OUT 18015

Classification: Ordinary Chondrite H6

Explainer: This means that the sample is from an asteroid parent body. It represents early Solar System material which includes chondrules (small round melt droplets). It is from a very common type of chondrule-bearing meteorite called the ordinary chondrite class. This particular type is an ‘H’ type – meaning it has high concentrations of iron (i.e. iron metal). The meteorite is also a type 6 sample – which means that it has been highly metamorphosed (heated and/or held under high pressure). You can see more about where this sample fits into the meteorite classification scheme by looking at this page.

Description: Taken from the Meteoritical Bulletin for OUT 18015

History: The meteorite was recovered as part of the Lost Meteorites of Antarctica project, which was funded in the UK by the Leverhulme Trust and supported by the British Antarctic Survey and the University of Manchester. These samples were collected as part of the project’s first field season in austral summer December 2018 – January 2019 by a two person field party consisting of Katherine Joy and Julie Baum. Found on blue ice surface (stuck on ice) at Outer Recovery Icefields ice field 3 (west icefield). Altitude 1408 m.

Physical characteristics: Mass: 850.92 g. Pieces: 1. Dimensions: 15 cm x 12 cm x 6 cm. An irregular, dark brown part stone with 40% black fusion crust.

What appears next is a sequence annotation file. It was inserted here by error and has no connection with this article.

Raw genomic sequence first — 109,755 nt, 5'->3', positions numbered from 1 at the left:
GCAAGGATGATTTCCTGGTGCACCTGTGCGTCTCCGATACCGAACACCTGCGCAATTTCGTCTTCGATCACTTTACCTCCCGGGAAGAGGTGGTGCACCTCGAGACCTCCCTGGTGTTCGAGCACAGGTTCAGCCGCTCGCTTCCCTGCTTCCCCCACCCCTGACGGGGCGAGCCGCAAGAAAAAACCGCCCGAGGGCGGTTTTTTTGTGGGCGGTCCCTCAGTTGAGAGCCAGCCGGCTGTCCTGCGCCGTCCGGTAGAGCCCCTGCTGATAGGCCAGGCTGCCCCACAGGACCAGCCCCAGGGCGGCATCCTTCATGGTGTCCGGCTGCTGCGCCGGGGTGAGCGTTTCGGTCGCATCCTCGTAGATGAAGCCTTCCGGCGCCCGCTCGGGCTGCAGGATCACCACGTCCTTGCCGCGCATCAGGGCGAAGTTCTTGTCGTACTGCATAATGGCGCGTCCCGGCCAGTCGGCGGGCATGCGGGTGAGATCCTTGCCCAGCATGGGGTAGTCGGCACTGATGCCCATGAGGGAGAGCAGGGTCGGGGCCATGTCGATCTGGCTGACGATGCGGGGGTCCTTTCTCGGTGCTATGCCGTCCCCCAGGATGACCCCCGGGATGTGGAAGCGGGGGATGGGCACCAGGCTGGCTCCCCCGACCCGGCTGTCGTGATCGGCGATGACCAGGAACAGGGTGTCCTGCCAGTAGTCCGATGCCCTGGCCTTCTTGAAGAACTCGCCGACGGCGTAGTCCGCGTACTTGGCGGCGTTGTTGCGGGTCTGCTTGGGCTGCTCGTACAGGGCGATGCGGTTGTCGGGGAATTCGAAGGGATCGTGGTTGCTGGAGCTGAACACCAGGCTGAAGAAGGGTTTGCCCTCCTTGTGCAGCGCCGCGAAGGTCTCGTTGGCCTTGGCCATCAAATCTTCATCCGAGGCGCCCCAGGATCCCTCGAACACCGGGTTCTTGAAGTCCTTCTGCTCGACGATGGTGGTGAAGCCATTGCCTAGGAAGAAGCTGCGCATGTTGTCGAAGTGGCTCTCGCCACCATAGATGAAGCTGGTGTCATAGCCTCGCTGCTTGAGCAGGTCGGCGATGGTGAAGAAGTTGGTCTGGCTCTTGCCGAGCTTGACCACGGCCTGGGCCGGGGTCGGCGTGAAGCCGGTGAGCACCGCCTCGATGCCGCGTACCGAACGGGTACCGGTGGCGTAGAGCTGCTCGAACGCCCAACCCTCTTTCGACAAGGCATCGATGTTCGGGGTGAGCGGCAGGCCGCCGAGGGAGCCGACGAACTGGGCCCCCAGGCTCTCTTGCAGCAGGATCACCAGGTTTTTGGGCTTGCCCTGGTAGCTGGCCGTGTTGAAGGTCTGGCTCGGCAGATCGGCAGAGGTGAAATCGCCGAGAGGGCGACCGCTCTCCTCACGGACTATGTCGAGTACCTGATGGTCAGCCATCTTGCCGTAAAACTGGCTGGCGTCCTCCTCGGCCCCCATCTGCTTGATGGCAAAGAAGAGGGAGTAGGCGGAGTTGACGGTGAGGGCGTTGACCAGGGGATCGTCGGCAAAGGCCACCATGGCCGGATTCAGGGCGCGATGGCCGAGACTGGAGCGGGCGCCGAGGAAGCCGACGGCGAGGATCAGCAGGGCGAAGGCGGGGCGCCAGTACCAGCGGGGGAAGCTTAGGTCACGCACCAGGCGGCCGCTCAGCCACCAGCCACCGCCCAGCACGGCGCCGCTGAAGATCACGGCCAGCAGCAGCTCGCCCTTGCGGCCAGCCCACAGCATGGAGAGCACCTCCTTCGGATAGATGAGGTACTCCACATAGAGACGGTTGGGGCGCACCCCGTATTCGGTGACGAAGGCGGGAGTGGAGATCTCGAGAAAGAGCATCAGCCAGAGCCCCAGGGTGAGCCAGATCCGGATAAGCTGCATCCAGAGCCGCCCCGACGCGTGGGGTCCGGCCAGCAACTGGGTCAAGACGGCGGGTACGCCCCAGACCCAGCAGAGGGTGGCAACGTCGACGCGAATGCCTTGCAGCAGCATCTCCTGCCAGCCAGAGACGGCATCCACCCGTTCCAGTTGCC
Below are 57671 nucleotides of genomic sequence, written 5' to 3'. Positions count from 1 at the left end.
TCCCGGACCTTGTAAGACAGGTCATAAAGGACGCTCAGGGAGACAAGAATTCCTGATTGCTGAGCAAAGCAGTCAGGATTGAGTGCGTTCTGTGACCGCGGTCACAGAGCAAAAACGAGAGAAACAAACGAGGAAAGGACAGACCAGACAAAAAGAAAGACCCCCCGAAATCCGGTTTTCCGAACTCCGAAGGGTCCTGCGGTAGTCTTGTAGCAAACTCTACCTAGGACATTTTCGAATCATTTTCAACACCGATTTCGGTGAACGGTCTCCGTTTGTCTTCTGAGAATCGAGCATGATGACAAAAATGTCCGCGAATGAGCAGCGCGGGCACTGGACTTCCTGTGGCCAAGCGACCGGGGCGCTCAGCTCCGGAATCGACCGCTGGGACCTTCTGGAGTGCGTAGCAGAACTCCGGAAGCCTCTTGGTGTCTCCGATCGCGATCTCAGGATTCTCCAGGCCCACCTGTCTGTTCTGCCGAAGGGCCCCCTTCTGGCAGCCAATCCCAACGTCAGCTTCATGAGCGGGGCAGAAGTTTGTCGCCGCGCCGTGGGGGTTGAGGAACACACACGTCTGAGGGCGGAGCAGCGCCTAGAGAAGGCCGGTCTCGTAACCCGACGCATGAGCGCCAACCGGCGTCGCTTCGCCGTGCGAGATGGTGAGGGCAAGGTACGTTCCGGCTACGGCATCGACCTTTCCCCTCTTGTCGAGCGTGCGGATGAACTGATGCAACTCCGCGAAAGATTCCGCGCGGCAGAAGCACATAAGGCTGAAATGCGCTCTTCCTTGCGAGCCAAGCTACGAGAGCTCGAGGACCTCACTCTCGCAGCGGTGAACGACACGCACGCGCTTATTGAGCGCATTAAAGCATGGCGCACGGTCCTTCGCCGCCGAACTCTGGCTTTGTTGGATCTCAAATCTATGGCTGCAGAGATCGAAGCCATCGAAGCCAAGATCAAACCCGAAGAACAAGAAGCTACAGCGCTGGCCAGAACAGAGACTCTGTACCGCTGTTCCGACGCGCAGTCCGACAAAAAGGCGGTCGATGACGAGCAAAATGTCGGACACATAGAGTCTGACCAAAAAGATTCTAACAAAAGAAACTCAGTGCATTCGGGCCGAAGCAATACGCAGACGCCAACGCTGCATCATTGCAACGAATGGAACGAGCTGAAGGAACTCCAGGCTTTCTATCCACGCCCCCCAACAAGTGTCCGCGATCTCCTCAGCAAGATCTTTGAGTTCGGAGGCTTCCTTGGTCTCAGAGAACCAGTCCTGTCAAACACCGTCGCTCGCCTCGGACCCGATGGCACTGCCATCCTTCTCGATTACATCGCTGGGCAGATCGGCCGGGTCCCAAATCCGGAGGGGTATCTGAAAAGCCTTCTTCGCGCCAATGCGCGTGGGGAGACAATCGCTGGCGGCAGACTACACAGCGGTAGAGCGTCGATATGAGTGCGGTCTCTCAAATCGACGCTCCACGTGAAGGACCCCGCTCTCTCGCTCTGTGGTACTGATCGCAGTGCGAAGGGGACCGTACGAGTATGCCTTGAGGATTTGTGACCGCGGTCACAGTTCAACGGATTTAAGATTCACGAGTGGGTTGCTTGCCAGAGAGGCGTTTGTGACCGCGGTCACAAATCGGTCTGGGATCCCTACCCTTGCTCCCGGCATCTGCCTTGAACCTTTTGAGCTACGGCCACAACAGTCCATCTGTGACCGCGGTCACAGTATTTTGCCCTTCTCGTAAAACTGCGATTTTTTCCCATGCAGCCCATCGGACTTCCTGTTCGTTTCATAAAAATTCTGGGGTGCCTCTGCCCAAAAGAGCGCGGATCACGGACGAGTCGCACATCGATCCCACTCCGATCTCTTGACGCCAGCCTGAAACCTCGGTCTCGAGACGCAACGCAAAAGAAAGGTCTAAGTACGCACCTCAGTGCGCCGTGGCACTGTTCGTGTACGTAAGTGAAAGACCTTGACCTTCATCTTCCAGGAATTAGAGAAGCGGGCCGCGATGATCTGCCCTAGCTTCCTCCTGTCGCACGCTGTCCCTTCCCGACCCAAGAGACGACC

Petrography: Equilibrated texture with some small (up to 1 mm) poorly defined chondrules. Metal and sulfide (up to 1 mm) throughout.

Mineral compositions and geochemistry: All analyses by EPMA. Olivine Fa 19.2±0.3 (N=11), Pyroxene Fs 16.9±0.4 (N=11), Wo 1.5±0.2 (N=11).

Specimens: 848.54 g type specimen (main mass) held at the NHM London.

Project comments: This was a really large sample found on a very productive day of searching. We suspect that this represents one of several similar stones found at the field site (they all look ‘chocolaty’ brown (Katie’s field notes) with a similar type of irregular dull black fusion crust), which we hope to look at in more detail through pairing relationships.

Sample images and videos:

OUT 18015 sample in the lab after defrosting. Image: Lost Meteorites of Antarctica / The University of Manchester
OUT 18015 sample in the lab after defrosting. Image: Lost Meteorites of Antarctica / The University of Manchester
OUT 18015 sample in the lab after defrosting. Image: Lost Meteorites of Antarctica / The University of Manchester
OUT 18015 sample in the field. Image: Lost Meteorites of Antarctica / The University of Manchester
3-D model of OUT 18015 meteorite produced by photogrammetry (Harvey et al., LPSC, 2020). Video: Thomas Harvey / Lost Meteorites of Antarctica / The University of Manchester